Update COVID-19 in Indonesia: 365,240 confirmed infections, 12,617 deaths (19 October 2020)
19 October 2020 (closed)
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The World Bank's latest report discusses healthcare. Indonesia is one of many countries that aims to achieve universal health coverage for its population. However, several challenges need to be faced and overcome in order to reach this goal, which the country hopes to achieve by 2019. Although health insurance coverage has increased significantly in Indonesia over the last decade, almost 60 percent of Indonesia's population still remains without any coverage, and out-of-pocket spending remains high even among those with coverage.
Further expansion of insurance coverage is expected to be especially challenging since many of the people currently not covered are in the informal sector. In addition, ensuring access to quality health services remains an issue, especially in the rural or remote areas of the country.
Jamkesmas - a government-financed health insurance program for the poor and near-poor - is currently Indonesia’s largest insurance program. The program is expected to be integrated and merged with all other social insurance programs under a single-payer umbrella by 2014. Jamkesmas has been operational since 2005, and an assessment of its implementation can provide valuable lessons for informing future policy initiatives aimed at attaining universal health coverage. The program is centrally managed and financed by the Ministry of Health and provides coverage to more than 76 million people. Although the program is designed with good intentions, it is performing well below its potential in terms of attaining its outcomes.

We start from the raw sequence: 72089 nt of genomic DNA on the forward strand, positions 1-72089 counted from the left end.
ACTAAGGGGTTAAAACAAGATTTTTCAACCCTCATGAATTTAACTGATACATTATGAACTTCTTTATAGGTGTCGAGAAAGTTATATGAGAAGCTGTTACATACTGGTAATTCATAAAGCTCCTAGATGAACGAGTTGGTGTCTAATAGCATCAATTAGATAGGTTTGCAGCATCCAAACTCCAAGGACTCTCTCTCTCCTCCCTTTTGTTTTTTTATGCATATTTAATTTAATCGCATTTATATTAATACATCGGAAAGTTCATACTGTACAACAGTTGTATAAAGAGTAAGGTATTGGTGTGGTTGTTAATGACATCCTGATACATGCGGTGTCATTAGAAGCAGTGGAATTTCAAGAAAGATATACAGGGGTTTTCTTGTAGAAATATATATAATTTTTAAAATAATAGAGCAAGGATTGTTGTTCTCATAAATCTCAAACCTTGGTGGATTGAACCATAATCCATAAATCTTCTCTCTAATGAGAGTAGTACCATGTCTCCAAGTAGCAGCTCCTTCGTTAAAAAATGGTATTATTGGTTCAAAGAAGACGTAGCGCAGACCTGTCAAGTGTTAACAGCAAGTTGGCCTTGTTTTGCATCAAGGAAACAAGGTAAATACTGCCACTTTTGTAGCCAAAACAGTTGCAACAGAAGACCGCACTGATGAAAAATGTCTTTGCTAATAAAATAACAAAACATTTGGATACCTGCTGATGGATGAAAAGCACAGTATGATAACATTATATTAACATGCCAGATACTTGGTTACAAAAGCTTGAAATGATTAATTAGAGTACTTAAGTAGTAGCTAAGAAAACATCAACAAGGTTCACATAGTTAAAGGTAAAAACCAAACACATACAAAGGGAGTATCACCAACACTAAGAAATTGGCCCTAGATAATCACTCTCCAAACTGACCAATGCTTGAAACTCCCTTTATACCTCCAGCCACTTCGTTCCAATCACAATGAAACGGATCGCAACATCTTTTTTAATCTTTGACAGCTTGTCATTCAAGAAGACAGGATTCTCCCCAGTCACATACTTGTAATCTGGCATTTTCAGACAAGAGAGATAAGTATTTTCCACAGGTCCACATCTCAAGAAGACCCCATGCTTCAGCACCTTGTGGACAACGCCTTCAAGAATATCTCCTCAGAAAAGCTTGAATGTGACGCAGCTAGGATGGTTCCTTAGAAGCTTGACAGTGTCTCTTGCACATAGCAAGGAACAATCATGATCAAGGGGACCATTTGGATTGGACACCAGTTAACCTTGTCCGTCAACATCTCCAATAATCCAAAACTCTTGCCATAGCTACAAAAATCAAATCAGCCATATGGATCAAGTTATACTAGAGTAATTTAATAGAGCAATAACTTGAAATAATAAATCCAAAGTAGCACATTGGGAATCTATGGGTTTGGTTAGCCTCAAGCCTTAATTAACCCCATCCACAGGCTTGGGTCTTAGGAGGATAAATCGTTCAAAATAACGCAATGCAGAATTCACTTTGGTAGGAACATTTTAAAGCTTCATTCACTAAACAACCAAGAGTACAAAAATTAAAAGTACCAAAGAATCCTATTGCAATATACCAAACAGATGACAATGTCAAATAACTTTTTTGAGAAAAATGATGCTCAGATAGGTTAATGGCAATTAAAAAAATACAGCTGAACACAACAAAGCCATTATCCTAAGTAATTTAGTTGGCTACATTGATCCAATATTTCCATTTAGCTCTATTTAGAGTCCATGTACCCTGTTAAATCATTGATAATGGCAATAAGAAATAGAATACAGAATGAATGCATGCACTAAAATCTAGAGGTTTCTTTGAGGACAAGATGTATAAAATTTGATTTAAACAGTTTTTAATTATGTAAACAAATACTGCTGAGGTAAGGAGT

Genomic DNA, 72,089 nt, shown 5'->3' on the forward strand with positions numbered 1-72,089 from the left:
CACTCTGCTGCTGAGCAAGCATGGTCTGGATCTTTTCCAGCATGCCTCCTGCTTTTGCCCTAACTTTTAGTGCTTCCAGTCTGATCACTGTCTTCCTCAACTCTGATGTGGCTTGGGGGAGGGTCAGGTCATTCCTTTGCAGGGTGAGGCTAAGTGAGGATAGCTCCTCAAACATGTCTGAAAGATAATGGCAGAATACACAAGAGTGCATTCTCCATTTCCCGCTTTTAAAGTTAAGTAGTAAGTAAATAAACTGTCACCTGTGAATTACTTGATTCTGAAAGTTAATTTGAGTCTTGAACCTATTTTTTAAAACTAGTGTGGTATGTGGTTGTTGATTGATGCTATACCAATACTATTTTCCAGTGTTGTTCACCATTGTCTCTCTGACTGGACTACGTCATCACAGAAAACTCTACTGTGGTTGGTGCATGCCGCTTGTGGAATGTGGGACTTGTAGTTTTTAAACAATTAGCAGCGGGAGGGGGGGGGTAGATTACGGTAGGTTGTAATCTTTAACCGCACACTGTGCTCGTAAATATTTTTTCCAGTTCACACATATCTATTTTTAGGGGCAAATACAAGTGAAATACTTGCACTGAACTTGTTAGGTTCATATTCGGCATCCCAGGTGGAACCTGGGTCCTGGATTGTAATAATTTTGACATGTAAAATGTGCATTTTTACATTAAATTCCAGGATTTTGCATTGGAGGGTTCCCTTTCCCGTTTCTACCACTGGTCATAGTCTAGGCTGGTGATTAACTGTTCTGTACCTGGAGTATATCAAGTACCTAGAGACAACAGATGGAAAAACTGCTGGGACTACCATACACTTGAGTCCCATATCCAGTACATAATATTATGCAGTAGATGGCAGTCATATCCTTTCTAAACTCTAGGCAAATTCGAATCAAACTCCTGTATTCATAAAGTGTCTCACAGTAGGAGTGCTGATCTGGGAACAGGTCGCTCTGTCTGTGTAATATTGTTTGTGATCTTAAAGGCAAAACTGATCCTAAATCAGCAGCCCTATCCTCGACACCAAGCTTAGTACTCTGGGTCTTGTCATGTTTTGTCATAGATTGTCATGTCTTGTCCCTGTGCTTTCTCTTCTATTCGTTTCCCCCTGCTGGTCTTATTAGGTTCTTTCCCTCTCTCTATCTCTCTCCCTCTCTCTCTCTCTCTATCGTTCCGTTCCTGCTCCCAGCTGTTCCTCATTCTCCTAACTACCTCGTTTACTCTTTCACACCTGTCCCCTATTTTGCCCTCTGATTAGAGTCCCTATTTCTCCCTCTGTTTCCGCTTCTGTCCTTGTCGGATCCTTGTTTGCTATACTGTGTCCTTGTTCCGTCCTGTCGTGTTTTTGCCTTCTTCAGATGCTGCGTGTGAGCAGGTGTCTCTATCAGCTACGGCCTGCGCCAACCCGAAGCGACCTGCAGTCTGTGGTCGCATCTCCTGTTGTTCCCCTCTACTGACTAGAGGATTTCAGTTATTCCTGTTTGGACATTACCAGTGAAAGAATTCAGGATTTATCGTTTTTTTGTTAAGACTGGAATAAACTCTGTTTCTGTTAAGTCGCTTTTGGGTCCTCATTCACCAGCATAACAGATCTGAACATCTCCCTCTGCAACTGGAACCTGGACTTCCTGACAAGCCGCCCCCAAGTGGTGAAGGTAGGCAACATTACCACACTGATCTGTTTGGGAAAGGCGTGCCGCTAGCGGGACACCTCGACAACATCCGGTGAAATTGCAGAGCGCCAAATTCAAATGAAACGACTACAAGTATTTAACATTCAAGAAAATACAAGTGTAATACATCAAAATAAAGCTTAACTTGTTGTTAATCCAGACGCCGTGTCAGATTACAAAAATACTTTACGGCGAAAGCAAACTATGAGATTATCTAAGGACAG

On the positive side, about 40 percent of poor and near-poor households are covered under the program, outpatient and inpatient utilization rates have increased among program cardholders, levels of catastrophic payments have declined, and there is generally a positive perception with regard to the program among those who are enrolled. There is increasing participation of the private providers under Jamkesmas, and more than 300 complementary local Jamkesmas-inspired programs have been initiated across the country. However, on the negative side, there is evidence of high levels of mistargeting and leakages to the non-poor, low levels of socialization as well as awareness of benefits, low utilization and relatively low quality of care, regional inconsistencies in the availability of the basic benefits package, relatively shallow levels of financial protection, and poor accountability and feedback mechanisms.